Scammers prey on those that have money but don’t have the time or perhaps knowledge to think through what it being proposed. They target anyone.

The Good Liar

The new film “The Good Liar” starring Helen Mirren and Ian McKellen, showcases a scammer, a pretty good one. I may have some issues with the speed and ease at which things purport to be done (establishing a Trust, combining the wealth of two people, and an oversized calculator keypad to confirm live payments for sums less than £100m) but the mechanics of a scam are all there.

You can attempt to keep up with scams on the FCA website here: Alternatively, please get in touch, if you have any doubt about what you are being told, it is worth getting us to have a look at it. How much are your life savings worth to you after all?

As for the film, I quite enjoyed it. I may think that popcorn and a drink borders on being a bit of a scam, but the movie is entertaining and just short of 2 hours. Longer than a sports match and more informative. Here is the trailer.

Dominic Thomas
Solomons IFA

You can read more articles about Pensions, Wealth Management, Retirement, Investments, Financial Planning and Estate Planning on my blog which gets updated every week. If you would like to talk to me about your personal wealth planning and how we can make you stay wealthier for longer then please get in touch by calling 08000 736 273 or email info@solomonsifa.co.uk

GET IN TOUCH

Solomon’s Independent Financial Advisers
The Old Bakery, 2D Edna Road, Raynes Park, London, SW20 8BT

Email – info@solomonsifa.co.uk 
Call – 020 8542 8084

7 QUESTIONS, NO WAFFLE

Are we a good fit for you?

GET IN TOUCH

Solomon’s Independent Financial Advisers
The Old Bakery, 2D Edna Road, Raynes Park, London, SW20 8BT

Email – info@solomonsifa.co.uk    Call – 020 8542 8084

7 QUESTIONS, NO WAFFLE

Are we a good fit for you?

SCAMS AND GOOD LIARS2023-12-01T12:17:06+00:00

SINGING LIKE A CANARY

TODAY’S BLOG

SINGING LIKE A CANARY

My twitter account got a little heated at the weekend. I, like many other financial planners am utterly fed up with financial scams. Most of us get scam emails – I have yet another only two minutes ago purporting to be HMRC with a refund… Anyway, what irritates me and many planners is the apparent ease and frequency at which scams occur.

We have a regulator and anyone that knows me will know that I believe that they play an important, arguably vital role within financial services (see Cops and Robbers in Spotlight March 2019). Yet the FCA twitter account seems unable and unwilling to accept information about suspected (or even obvious) scams.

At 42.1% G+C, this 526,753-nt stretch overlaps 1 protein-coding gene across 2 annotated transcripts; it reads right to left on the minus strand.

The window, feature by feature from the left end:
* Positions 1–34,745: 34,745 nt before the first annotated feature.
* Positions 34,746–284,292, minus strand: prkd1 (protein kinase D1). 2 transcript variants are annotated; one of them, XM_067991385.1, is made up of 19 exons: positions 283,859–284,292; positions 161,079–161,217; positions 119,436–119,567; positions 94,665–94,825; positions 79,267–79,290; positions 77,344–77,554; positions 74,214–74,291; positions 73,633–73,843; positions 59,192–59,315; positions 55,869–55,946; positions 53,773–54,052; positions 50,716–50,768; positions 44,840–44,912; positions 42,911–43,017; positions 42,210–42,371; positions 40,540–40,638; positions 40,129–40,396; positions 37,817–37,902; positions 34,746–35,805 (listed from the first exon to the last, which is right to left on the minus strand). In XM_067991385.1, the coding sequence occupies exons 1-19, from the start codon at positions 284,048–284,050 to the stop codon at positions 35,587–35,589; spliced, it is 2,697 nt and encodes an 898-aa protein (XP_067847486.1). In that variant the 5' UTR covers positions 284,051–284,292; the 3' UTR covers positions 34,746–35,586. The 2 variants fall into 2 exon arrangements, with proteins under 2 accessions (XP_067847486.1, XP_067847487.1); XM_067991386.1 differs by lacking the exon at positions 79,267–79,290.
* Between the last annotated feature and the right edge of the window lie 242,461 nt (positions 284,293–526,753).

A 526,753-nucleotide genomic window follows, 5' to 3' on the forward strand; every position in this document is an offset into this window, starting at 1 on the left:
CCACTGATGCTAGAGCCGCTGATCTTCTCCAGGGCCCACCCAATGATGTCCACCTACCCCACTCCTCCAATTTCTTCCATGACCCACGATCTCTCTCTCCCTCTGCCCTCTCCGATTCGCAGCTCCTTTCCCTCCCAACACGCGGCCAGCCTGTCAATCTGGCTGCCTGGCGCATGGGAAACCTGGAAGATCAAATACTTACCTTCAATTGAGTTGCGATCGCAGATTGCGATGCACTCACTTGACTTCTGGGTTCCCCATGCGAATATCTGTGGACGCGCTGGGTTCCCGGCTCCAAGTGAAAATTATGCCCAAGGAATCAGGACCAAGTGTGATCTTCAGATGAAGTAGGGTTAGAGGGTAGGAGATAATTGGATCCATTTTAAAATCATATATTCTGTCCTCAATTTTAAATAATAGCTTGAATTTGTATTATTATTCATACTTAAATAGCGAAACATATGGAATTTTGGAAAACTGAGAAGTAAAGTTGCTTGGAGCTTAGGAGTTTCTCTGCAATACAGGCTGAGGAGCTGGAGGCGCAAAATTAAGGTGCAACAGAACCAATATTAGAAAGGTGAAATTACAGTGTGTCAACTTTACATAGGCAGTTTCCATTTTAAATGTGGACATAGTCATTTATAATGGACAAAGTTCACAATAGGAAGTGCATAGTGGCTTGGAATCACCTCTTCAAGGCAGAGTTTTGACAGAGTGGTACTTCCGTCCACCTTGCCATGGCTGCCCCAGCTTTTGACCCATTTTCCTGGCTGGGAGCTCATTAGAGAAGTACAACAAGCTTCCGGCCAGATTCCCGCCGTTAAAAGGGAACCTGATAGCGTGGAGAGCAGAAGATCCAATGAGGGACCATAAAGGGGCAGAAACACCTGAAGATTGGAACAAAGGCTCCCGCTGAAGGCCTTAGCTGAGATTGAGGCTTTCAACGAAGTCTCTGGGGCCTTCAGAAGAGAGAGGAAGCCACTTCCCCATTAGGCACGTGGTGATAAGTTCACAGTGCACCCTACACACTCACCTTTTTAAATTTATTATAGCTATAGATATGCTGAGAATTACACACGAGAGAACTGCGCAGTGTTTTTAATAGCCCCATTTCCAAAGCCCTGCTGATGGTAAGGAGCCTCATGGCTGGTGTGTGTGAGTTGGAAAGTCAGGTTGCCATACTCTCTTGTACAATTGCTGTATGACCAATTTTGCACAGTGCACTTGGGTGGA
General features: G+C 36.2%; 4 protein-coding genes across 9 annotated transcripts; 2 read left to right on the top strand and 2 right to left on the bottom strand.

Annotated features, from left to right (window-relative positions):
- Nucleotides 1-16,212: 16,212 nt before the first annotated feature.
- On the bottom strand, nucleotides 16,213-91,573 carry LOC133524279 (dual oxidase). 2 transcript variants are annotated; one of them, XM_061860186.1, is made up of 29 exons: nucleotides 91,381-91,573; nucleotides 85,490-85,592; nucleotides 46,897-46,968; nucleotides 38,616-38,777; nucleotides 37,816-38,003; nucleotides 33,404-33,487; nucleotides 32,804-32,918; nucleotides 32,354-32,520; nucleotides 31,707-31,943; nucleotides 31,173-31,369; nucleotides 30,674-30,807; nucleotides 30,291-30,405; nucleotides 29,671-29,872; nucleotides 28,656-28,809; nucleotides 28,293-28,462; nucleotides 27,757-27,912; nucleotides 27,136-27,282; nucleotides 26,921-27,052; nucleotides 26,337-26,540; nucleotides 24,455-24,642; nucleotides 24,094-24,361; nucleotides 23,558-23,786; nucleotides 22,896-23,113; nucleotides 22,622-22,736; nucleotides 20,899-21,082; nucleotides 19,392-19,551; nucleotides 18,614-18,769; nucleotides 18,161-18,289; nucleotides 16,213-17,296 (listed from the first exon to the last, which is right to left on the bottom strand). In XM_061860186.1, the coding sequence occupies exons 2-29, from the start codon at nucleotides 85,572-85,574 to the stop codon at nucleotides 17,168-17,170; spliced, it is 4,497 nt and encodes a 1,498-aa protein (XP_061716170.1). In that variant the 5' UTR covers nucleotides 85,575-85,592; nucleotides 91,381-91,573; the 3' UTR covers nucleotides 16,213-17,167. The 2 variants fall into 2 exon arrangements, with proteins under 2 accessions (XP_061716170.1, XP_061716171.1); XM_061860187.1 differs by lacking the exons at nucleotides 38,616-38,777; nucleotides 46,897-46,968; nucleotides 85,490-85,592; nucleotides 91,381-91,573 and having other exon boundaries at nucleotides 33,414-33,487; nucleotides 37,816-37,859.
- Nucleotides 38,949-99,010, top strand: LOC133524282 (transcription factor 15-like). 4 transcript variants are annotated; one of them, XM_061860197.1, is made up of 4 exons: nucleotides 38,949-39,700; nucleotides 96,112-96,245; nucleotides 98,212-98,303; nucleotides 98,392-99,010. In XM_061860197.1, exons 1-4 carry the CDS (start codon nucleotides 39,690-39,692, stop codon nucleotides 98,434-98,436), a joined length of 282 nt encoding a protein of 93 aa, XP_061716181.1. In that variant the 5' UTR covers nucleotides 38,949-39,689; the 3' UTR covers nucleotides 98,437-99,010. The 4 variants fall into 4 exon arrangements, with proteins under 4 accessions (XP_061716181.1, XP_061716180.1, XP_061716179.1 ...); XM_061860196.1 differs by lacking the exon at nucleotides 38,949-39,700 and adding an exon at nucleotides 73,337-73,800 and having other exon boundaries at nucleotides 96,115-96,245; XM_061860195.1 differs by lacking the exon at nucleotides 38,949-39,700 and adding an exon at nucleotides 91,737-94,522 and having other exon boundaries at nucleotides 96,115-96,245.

Better but not great

An item by James Coney in The Sunday Times (12 May 2019) called “Here’s how the FCA could stop savings scams – use Google” sparked some mirth which evolved into a small, sometimes heated “debate”. Some comments suggested that regulation is much better than it was, that the scams are less costly. That the FCA is doing a good job. I am not denying that the FCA is trying, they have an enormous brief. However, there are many of us that think that too much time is wasted on the wrong things.

SING LIKE A CANARY

Climb a mountain, or use the tunnel ?

This week I will have to submit yet another 6-monthly online report to the FCA telling them lots of things about my business. It takes ages and frankly I don’t think it reveals much of any importance. In any event wouldn’t a crook would simply make up the data? At the coalface of advice regulation can also be over the top…you want to top up your ISA… well yes, that requires a report, really? To top one up? Yes. You want money out? Well a report telling you that taking too much may mean it runs out is required… Admittedly the length and depth of reports and research are not prescribed by the regulator, but very much enforced by compliance and professional indemnity insurers. Certainly there is a place for this, but often it looks and feels like “overkill”.